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Page Object Model

A guide to implementing Page Object Model within Maestro

Content

Introduction

Implementating a Page Object Model has many benefits:
  • Improved readability, abstraction and grouping
  • Reducing unnecessary duplication
  • Improving test/flow maintenance
It allows you to update an element in one place which will then cascade throughout all of your tests/flows. This can save a lot of time when elements are modified and also assist in easier debugging of issues.

Login Page example

login.js

// login.js
output.login = {
email: 'email_text',
password: 'password_text',
loginBtn: 'loginButton',
registerBtn: 'registerButton'
}
You can then use these variables to reference element IDs, text or even other test data:
- runScript: login.js
- tapOn:
id: ${output.login.email}
- inputText: "[email protected]"
- tapOn:
id: ${output.login.password}
- inputText: ${PASSWORD}
- tapOn:
id: ${output.login.loginBtn}

Nested example

cards.js

// cards.js
output.cards = {
cardName: 'card_title',
cardImage: 'card',
// All Cards Screen
allCards: {
createNewBtn: 'btnyam_create',
cardImage: 'card_image',
cardName: 'card_title'
},
// Virtual Cards
virtualCards: {
createNewBtn: 'btn_create',
cardDetails: {
cardNumber: 'card_number',
expiryDate: 'card_expiry'
}
}
}
You can create nested element structures to better separate/organise screens and flows. Using the example below, it's easy to define a separate structure for Virtual Cards within the overall Cards object. You could then use them in your flows as follows:
- runScript: cards.js
- tapOn:
id: ${output.cards.virtualCards.createNewBtn}
- assertVisible:
id: ${output.cards.virtualCards.cardDetails.cardNumber}

How to structure and tips

Folder structure example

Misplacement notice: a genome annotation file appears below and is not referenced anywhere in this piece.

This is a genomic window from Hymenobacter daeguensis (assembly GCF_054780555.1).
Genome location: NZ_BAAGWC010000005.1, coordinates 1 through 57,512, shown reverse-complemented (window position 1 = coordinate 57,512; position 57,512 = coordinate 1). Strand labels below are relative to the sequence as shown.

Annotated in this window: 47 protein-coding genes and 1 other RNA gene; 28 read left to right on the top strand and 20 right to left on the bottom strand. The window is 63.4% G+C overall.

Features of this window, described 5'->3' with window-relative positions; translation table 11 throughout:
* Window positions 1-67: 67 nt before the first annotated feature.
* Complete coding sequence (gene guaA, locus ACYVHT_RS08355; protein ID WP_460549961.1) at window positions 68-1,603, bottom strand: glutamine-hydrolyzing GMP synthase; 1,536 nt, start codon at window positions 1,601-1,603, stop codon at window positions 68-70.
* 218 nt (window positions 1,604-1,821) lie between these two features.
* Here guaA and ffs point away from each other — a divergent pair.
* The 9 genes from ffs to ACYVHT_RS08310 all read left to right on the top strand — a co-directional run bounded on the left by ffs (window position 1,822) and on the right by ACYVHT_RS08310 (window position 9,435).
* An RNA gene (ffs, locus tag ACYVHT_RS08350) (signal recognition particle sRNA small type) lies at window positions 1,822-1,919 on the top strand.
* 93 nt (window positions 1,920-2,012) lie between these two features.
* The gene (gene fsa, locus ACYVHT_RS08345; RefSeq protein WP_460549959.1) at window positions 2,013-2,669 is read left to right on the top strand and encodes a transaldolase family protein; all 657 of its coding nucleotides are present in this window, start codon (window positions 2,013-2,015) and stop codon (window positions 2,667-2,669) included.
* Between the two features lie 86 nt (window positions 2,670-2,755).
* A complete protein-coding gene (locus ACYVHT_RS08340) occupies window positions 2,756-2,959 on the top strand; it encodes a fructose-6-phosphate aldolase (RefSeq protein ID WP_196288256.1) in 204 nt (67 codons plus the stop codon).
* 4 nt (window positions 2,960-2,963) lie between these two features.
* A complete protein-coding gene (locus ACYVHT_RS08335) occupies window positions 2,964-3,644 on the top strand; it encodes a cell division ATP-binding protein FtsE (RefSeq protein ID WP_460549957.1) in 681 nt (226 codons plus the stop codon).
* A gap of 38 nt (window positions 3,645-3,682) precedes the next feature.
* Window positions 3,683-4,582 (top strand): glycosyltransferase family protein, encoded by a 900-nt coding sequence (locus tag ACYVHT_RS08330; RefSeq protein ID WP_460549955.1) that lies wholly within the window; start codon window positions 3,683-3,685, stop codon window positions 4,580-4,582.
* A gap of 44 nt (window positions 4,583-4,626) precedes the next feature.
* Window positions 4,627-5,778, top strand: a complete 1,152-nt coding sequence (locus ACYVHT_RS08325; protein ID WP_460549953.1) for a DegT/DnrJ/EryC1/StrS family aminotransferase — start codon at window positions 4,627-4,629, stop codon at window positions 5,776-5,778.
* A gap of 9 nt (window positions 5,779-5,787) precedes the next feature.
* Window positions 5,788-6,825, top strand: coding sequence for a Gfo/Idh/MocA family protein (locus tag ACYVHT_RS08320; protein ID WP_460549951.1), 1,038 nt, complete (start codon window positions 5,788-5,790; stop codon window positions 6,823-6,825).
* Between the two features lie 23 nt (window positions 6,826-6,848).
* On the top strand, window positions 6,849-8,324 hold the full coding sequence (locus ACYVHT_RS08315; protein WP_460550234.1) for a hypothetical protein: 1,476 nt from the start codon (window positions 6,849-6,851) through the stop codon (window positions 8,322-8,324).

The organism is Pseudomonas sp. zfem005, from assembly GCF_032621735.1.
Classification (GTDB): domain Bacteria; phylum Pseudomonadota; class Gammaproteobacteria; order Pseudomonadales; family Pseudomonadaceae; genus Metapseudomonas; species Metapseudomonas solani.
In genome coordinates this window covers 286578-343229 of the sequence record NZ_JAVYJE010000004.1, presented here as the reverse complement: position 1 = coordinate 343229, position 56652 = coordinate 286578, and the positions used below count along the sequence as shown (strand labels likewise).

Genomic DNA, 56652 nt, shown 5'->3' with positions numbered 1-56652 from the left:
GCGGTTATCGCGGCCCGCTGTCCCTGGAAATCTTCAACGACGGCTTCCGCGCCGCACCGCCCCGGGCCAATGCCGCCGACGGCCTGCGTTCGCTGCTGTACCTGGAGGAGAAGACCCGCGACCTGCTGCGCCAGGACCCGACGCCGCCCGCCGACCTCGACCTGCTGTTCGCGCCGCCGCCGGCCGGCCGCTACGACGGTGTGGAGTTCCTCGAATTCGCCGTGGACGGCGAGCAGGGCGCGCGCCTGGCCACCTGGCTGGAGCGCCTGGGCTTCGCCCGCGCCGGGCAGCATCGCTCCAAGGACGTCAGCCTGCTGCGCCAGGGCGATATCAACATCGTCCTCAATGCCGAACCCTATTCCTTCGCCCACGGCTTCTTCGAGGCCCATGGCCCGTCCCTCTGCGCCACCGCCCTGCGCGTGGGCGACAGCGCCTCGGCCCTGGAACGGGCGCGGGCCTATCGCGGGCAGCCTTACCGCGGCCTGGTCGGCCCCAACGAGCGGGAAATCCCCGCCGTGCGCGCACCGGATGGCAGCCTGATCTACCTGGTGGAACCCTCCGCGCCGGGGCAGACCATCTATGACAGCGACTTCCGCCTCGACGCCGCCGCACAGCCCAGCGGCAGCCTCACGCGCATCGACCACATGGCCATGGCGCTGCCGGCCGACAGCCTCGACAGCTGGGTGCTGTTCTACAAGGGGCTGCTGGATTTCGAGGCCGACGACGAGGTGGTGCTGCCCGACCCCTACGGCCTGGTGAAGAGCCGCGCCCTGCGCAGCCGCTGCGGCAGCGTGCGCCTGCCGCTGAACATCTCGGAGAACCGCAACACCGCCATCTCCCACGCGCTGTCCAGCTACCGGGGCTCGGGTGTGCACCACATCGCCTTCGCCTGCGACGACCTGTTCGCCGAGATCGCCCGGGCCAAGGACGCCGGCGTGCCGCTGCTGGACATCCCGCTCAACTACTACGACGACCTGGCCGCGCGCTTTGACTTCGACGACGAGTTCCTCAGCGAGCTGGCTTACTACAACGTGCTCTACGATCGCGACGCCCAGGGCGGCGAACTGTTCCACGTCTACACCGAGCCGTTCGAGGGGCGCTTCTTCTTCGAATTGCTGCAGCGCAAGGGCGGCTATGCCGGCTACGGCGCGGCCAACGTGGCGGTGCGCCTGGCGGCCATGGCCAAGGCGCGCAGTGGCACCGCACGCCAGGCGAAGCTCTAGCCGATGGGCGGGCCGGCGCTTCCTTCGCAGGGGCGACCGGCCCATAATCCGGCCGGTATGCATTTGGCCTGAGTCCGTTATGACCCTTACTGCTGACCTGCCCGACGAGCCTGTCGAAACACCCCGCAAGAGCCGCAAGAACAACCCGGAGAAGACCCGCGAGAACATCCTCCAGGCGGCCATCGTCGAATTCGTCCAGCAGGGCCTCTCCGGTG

Creating an elements folder is good practice as it allows you to keep all of your element files together.
android/
cards/
elements/
cards.js
help.js
home.js
loadElements.yaml
login.js
nav.js
home/
login/
iOS/
cards/
elements/
cards.js
help.js
home.js
loadElements.yaml
login.js
nav.js
home/
login/

Ensuring all elements are loaded

Once you begin creating numerous js files to cover all of your app screens and elements, it can become tricky to remember if you've included the right ones at the start of your test, especially if your flow is crossing multiple areas. A nice trick is to simply add your runScript command once to a single common flow, and then you can run that parent flow once at the start of all your other flows to ensure all of your screens and elements are loaded in correctly.

loadElements.yaml

# loadElements.yaml
appId: com.appid
---
- runScript: cards.js
- runScript: home.js
- runScript: login.js
- runScript: nav.js
- runScript: tabBar.js
Usage:

flow.yaml

appId: com.appID
---
- runFlow: elements/loadElements.yaml
- launchApp
// Test Steps

Cross-platform example

If you have the same app across both Android and iOS but the elements have different IDs, you can employ runFlow with a platform conditional to load in the correct elements.
- runFlow:
when:
platform: Android
commands:
- runScript:
file: android_elements/login.js
- runFlow:
when:
platform: iOS
commands:
- runScript:
file: iOS_elements/login.js